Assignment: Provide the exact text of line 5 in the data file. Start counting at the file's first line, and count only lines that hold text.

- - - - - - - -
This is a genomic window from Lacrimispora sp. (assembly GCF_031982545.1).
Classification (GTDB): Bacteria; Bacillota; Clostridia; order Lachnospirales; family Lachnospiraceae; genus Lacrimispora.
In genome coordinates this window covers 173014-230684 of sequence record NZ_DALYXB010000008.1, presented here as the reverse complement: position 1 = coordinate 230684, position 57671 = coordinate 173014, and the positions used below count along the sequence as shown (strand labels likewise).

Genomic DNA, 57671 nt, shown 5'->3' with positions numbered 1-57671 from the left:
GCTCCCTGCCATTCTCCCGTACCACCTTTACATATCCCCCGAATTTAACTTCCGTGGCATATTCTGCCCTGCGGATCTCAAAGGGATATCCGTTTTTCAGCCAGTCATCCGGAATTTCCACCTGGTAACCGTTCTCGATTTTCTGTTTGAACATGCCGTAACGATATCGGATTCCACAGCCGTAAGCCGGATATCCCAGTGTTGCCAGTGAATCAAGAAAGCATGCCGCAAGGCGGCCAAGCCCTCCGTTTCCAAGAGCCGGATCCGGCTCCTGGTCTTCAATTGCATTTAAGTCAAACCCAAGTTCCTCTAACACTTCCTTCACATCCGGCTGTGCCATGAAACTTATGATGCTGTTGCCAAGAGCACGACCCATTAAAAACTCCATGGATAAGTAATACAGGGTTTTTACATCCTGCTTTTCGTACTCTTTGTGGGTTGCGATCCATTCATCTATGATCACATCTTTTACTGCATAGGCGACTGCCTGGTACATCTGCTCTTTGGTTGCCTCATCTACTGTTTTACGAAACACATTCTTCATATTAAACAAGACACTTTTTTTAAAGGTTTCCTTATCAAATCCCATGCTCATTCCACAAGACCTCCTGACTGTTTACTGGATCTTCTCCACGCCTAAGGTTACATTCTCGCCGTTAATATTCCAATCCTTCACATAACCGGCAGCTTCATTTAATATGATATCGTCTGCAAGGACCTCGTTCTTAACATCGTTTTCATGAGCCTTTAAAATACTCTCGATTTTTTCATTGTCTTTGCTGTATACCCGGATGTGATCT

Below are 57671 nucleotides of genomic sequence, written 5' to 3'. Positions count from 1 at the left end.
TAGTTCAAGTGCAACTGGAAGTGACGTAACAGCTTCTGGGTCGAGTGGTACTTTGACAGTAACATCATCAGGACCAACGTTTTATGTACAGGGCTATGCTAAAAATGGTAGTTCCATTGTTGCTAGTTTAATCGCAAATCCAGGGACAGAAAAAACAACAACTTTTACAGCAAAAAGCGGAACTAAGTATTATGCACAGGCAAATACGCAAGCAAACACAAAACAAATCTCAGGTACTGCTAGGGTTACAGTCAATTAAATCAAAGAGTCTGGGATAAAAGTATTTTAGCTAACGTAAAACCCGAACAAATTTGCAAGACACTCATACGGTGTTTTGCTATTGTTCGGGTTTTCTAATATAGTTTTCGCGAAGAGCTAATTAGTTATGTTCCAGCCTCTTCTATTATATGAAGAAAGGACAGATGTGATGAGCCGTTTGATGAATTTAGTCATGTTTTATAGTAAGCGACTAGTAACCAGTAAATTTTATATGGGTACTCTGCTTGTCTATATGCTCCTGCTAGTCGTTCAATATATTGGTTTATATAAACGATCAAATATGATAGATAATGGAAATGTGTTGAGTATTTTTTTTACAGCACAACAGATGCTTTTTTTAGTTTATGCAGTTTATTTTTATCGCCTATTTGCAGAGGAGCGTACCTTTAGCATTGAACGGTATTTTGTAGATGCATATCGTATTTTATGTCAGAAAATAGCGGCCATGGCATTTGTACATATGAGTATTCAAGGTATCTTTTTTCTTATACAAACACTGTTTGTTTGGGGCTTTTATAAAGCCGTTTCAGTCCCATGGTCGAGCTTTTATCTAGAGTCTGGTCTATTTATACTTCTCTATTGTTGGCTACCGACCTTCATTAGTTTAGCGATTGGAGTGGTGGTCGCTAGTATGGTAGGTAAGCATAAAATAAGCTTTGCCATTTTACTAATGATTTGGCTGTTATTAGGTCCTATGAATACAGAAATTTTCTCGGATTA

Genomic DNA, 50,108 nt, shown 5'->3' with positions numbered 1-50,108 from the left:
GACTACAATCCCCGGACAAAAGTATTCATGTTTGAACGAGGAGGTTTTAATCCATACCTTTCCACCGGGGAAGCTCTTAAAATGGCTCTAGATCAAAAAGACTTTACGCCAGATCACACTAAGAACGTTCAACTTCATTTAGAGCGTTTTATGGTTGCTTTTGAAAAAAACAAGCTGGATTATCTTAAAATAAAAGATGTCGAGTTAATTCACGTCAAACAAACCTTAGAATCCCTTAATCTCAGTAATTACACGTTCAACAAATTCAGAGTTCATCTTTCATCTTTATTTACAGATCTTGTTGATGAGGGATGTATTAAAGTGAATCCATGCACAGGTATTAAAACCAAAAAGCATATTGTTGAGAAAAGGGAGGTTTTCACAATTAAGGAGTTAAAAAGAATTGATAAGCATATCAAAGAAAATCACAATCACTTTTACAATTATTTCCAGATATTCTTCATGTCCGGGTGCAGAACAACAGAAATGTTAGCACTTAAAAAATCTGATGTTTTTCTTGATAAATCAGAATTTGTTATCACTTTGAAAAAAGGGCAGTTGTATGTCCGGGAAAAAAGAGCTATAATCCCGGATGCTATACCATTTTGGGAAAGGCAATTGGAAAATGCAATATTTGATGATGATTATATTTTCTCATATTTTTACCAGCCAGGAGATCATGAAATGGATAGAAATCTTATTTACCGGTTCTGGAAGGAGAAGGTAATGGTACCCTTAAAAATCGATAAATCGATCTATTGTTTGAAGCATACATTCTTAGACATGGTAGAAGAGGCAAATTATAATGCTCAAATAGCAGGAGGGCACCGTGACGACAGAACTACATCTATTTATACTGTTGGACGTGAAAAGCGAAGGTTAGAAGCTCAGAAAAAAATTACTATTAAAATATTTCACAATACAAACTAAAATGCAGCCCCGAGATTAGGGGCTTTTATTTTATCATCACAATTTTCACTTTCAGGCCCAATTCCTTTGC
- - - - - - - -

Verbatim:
GCTCCCTGCCATTCTCCCGTACCACCTTTACATATCCCCCGAATTTAACTTCCGTGGCATATTCTGCCCTGCGGATCTCAAAGGGATATCCGTTTTTCAGCCAGTCATCCGGAATTTCCACCTGGTAACCGTTCTCGATTTTCTGTTTGAACATGCCGTAACGATATCGGATTCCACAGCCGTAAGCCGGATATCCCAGTGTTGCCAGTGAATCAAGAAAGCATGCCGCAAGGCGGCCAAGCCCTCCGTTTCCAAGAGCCGGATCCGGCTCCTGGTCTTCAATTGCATTTAAGTCAAACCCAAGTTCCTCTAACACTTCCTTCACATCCGGCTGTGCCATGAAACTTATGATGCTGTTGCCAAGAGCACGACCCATTAAAAACTCCATGGATAAGTAATACAGGGTTTTTACATCCTGCTTTTCGTACTCTTTGTGGGTTGCGATCCATTCATCTATGATCACATCTTTTACTGCATAGGCGACTGCCTGGTACATCTGCTCTTTGGTTGCCTCATCTACTGTTTTACGAAACACATTCTTCATATTAAACAAGACACTTTTTTTAAAGGTTTCCTTATCAAATCCCATGCTCATTCCACAAGACCTCCTGACTGTTTACTGGATCTTCTCCACGCCTAAGGTTACATTCTCGCCGTTAATATTCCAATCCTTCACATAACCGGCAGCTTCATTTAATATGATATCGTCTGCAAGGACCTCGTTCTTAACATCGTTTTCATGAGCCTTTAAAATACTCTCGATTTTTTCATTGTCTTTGCTGTATACCCGGATGTGATCT